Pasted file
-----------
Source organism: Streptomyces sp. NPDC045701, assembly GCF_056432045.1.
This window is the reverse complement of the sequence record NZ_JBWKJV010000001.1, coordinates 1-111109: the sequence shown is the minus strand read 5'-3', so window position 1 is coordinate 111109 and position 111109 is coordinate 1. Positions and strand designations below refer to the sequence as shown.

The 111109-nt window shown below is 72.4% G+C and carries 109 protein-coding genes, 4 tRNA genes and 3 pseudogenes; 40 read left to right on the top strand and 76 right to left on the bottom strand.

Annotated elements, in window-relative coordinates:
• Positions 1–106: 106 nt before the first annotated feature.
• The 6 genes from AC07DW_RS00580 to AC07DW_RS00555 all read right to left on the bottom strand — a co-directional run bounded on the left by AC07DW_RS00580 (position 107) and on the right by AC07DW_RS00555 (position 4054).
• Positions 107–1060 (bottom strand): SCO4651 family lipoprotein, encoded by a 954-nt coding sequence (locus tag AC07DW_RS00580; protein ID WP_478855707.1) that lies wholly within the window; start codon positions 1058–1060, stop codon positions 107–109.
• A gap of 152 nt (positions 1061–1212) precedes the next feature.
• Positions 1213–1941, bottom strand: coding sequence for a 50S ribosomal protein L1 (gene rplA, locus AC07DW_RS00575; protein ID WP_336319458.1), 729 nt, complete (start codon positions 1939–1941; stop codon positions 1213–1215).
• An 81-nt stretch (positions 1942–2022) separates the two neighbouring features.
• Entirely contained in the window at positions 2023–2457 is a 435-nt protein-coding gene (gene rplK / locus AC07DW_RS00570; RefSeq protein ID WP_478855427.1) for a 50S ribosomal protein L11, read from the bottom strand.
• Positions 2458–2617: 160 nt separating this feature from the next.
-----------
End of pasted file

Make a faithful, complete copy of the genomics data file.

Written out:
Source organism: Streptomyces sp. NPDC045701, assembly GCF_056432045.1.
This window is the reverse complement of the sequence record NZ_JBWKJV010000001.1, coordinates 1-111109: the sequence shown is the minus strand read 5'-3', so window position 1 is coordinate 111109 and position 111109 is coordinate 1. Positions and strand designations below refer to the sequence as shown.

The 111109-nt window shown below is 72.4% G+C and carries 109 protein-coding genes, 4 tRNA genes and 3 pseudogenes; 40 read left to right on the top strand and 76 right to left on the bottom strand.

Annotated elements, in window-relative coordinates:
• Positions 1–106: 106 nt before the first annotated feature.
• The 6 genes from AC07DW_RS00580 to AC07DW_RS00555 all read right to left on the bottom strand — a co-directional run bounded on the left by AC07DW_RS00580 (position 107) and on the right by AC07DW_RS00555 (position 4054).
• Positions 107–1060 (bottom strand): SCO4651 family lipoprotein, encoded by a 954-nt coding sequence (locus tag AC07DW_RS00580; protein ID WP_478855707.1) that lies wholly within the window; start codon positions 1058–1060, stop codon positions 107–109.
• A gap of 152 nt (positions 1061–1212) precedes the next feature.
• Positions 1213–1941, bottom strand: coding sequence for a 50S ribosomal protein L1 (gene rplA, locus AC07DW_RS00575; protein ID WP_336319458.1), 729 nt, complete (start codon positions 1939–1941; stop codon positions 1213–1215).
• An 81-nt stretch (positions 1942–2022) separates the two neighbouring features.
• Entirely contained in the window at positions 2023–2457 is a 435-nt protein-coding gene (gene rplK / locus AC07DW_RS00570; RefSeq protein ID WP_478855427.1) for a 50S ribosomal protein L11, read from the bottom strand.
• Positions 2458–2617: 160 nt separating this feature from the next.